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Quantum Satellite Micius Challenges Einstein

Quantum Satellite Micius Challenges Einstein

By Paul Edwards

Quantum cryptography experiments onboard a new Chinese Earth satellite foreshadow secret communications on a global scale with security guaranteed by the laws of physics.

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Albert Einstein was never happy with the more bizarre predictions of the quantum theory that he had pioneered. In particular he was worried about what he called “spooky action at a distance” – the prediction that a measurement made at a remote location, no matter how distant, could instantaneously change the results of a local measurement. He realised this quantum entanglement violated the concept of a deterministic universe having an independent reality in which the speed of light limited the propagation of all physical effects through space.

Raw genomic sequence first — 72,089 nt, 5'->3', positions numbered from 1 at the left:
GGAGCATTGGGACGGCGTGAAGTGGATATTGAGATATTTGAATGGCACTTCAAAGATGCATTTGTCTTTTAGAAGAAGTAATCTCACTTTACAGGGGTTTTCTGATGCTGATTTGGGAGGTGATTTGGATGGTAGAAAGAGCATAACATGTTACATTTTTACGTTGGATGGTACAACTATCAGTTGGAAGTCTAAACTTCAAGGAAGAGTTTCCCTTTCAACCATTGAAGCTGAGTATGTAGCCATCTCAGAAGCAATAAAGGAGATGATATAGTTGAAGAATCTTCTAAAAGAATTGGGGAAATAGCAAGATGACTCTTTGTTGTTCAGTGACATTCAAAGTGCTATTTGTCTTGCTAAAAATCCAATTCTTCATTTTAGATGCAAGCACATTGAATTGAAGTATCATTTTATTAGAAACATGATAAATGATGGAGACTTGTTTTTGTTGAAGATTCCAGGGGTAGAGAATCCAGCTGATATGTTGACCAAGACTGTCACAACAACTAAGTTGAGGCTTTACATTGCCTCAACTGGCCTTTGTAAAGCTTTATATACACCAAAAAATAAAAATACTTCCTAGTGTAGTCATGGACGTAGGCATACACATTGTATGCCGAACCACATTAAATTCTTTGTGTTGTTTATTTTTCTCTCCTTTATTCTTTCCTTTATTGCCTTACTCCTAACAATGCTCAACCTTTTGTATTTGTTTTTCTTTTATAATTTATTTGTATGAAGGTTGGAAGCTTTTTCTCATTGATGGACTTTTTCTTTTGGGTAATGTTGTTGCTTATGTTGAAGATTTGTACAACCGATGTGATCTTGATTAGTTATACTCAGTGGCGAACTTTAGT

Nevertheless, following the work of Irish physicist John Bell, Einstein’s spooky action at a distance has been demonstrated and confirmed by increasingly rigorous experiments up to distances of hundreds of kilometres. With the launch of the Chinese earth satellite Micius in August last year into a Sun-synchronous low-Earth orbit 500 km high, the bizarre property of quantum-entangled pairs of light photons is now being tested in space as a means of implementing secret worldwide communication.

Micius represents a major advance in the field of quantum cryptography, aiming to extend the secure distribution of private quantum keys to global distances for the first time. It is the culmination of several decades of international research, including early Australian work on the feasibility of quantum cryptography with LEO...

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